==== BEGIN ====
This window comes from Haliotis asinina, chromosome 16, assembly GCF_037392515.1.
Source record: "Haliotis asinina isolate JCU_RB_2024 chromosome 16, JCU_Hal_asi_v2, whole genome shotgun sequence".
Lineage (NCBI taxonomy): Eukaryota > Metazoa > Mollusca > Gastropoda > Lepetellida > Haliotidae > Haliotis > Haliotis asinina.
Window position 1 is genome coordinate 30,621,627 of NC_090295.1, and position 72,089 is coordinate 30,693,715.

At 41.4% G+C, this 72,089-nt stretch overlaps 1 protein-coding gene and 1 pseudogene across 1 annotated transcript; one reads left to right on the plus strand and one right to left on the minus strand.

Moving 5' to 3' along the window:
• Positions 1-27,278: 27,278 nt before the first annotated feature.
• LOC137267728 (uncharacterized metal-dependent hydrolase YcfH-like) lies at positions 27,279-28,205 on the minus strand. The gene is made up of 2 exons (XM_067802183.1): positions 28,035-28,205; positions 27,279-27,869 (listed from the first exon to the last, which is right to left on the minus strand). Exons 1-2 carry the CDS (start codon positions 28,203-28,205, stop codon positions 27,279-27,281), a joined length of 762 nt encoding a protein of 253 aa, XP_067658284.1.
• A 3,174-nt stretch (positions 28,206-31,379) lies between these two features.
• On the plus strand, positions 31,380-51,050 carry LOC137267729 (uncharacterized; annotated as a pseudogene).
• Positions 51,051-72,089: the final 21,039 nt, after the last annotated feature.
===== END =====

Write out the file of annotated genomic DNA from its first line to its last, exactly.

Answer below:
This window comes from Haliotis asinina, chromosome 16, assembly GCF_037392515.1.
Source record: "Haliotis asinina isolate JCU_RB_2024 chromosome 16, JCU_Hal_asi_v2, whole genome shotgun sequence".
Lineage (NCBI taxonomy): Eukaryota > Metazoa > Mollusca > Gastropoda > Lepetellida > Haliotidae > Haliotis > Haliotis asinina.
Window position 1 is genome coordinate 30,621,627 of NC_090295.1, and position 72,089 is coordinate 30,693,715.

At 41.4% G+C, this 72,089-nt stretch overlaps 1 protein-coding gene and 1 pseudogene across 1 annotated transcript; one reads left to right on the plus strand and one right to left on the minus strand.

Moving 5' to 3' along the window:
• Positions 1-27,278: 27,278 nt before the first annotated feature.
• LOC137267728 (uncharacterized metal-dependent hydrolase YcfH-like) lies at positions 27,279-28,205 on the minus strand. The gene is made up of 2 exons (XM_067802183.1): positions 28,035-28,205; positions 27,279-27,869 (listed from the first exon to the last, which is right to left on the minus strand). Exons 1-2 carry the CDS (start codon positions 28,203-28,205, stop codon positions 27,279-27,281), a joined length of 762 nt encoding a protein of 253 aa, XP_067658284.1.
• A 3,174-nt stretch (positions 28,206-31,379) lies between these two features.
• On the plus strand, positions 31,380-51,050 carry LOC137267729 (uncharacterized; annotated as a pseudogene).
• Positions 51,051-72,089: the final 21,039 nt, after the last annotated feature.